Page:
The renin angiotensin system: importance in physiology and pathology
Carlos M. Ferrario, MDAddress reprint requests to C.M.F., Brain and Vascular Research, The Cleveland Clinic Foundation, One Clinic Center, 9500 Euclid Avenue, Cleveland, Ohio 44195.
Marc T. Schiavone, PhD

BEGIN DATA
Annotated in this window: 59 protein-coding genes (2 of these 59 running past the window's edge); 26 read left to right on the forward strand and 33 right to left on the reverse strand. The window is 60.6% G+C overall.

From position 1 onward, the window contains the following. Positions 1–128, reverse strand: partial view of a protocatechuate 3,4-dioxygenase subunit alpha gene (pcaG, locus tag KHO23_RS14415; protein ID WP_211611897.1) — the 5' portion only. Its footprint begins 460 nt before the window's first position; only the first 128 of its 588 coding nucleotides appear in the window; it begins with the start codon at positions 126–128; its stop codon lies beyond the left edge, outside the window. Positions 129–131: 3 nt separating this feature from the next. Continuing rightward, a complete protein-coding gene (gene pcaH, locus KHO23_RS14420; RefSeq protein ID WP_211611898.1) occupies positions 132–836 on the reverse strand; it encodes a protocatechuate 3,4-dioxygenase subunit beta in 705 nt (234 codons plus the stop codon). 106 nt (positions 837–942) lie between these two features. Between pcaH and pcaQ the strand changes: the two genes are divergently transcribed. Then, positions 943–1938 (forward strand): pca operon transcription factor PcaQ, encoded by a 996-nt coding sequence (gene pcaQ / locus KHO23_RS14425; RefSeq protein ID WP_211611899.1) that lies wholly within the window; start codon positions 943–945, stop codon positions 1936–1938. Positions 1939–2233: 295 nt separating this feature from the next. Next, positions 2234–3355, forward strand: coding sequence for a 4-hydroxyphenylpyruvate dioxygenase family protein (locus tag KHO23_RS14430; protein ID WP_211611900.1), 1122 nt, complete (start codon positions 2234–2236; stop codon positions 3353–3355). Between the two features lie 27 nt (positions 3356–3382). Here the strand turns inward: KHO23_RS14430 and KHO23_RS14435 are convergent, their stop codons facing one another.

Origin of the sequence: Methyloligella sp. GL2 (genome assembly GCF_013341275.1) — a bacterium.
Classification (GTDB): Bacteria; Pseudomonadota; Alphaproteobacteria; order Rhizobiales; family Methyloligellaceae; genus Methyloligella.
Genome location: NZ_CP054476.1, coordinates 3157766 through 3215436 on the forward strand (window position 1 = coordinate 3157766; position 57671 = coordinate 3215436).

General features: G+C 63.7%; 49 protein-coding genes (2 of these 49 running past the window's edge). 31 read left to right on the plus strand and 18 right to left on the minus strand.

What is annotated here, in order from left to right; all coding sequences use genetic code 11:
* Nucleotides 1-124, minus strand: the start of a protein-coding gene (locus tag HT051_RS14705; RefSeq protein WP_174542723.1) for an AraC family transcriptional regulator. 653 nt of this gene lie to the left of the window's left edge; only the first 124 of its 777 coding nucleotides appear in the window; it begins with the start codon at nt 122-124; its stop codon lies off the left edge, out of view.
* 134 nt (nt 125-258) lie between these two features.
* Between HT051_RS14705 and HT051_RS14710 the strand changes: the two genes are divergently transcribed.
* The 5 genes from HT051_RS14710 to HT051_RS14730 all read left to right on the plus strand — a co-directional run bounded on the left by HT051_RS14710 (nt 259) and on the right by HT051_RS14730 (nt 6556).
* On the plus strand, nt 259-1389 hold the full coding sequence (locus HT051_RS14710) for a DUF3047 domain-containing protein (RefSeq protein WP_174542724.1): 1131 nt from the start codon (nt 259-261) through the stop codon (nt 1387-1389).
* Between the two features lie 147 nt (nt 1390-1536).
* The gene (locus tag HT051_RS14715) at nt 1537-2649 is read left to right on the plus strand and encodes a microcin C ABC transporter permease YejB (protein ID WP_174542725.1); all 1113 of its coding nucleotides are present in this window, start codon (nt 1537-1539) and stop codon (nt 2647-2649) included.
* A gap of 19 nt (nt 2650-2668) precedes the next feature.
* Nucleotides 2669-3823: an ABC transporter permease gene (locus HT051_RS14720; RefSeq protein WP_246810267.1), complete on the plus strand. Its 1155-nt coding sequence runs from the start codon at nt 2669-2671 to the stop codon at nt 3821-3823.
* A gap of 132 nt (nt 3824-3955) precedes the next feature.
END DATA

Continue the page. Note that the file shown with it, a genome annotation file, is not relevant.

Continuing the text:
Angiotensin II has long been recognized as a key factor in cardiovascular regulation. The effectiveness of angiotensin-converting enzyme (ACE) inhibitors in controlling essential hypertension suggests that angiotensin II plays a key role in its pathology. The tools of molecular biology have provided the means for a critical reassessment of the renin-antiotensin-aldosterone system in physiology and pathology. The analysis has shown that angiotensin peptides are also synthesized and processed locally in a variety of tissues, including the vascular wall, adrenal glands, heart, and brain. Since angiotensin II is a potent modulator of cardiovascular control centers in the brain, the hypothesis is now advanced that a defect in the brain renin-angiotensin-aldosterone system contributes to the development of hypertensive disease.